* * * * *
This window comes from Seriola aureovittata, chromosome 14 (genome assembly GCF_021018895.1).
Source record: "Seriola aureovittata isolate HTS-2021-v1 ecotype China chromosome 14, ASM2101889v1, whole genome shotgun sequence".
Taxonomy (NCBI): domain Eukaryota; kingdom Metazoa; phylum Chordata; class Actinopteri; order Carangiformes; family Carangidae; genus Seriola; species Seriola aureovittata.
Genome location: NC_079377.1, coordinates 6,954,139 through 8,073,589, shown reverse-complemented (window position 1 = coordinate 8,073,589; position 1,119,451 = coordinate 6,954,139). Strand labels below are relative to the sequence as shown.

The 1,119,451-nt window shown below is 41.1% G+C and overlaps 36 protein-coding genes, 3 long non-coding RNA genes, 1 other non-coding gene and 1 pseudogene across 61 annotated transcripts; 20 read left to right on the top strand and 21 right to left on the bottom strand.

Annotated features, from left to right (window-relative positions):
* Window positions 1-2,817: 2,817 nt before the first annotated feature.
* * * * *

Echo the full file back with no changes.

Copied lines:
This window comes from Seriola aureovittata, chromosome 14 (genome assembly GCF_021018895.1).
Source record: "Seriola aureovittata isolate HTS-2021-v1 ecotype China chromosome 14, ASM2101889v1, whole genome shotgun sequence".
Taxonomy (NCBI): domain Eukaryota; kingdom Metazoa; phylum Chordata; class Actinopteri; order Carangiformes; family Carangidae; genus Seriola; species Seriola aureovittata.
Genome location: NC_079377.1, coordinates 6,954,139 through 8,073,589, shown reverse-complemented (window position 1 = coordinate 8,073,589; position 1,119,451 = coordinate 6,954,139). Strand labels below are relative to the sequence as shown.

The 1,119,451-nt window shown below is 41.1% G+C and overlaps 36 protein-coding genes, 3 long non-coding RNA genes, 1 other non-coding gene and 1 pseudogene across 61 annotated transcripts; 20 read left to right on the top strand and 21 right to left on the bottom strand.

Annotated features, from left to right (window-relative positions):
* Window positions 1-2,817: 2,817 nt before the first annotated feature.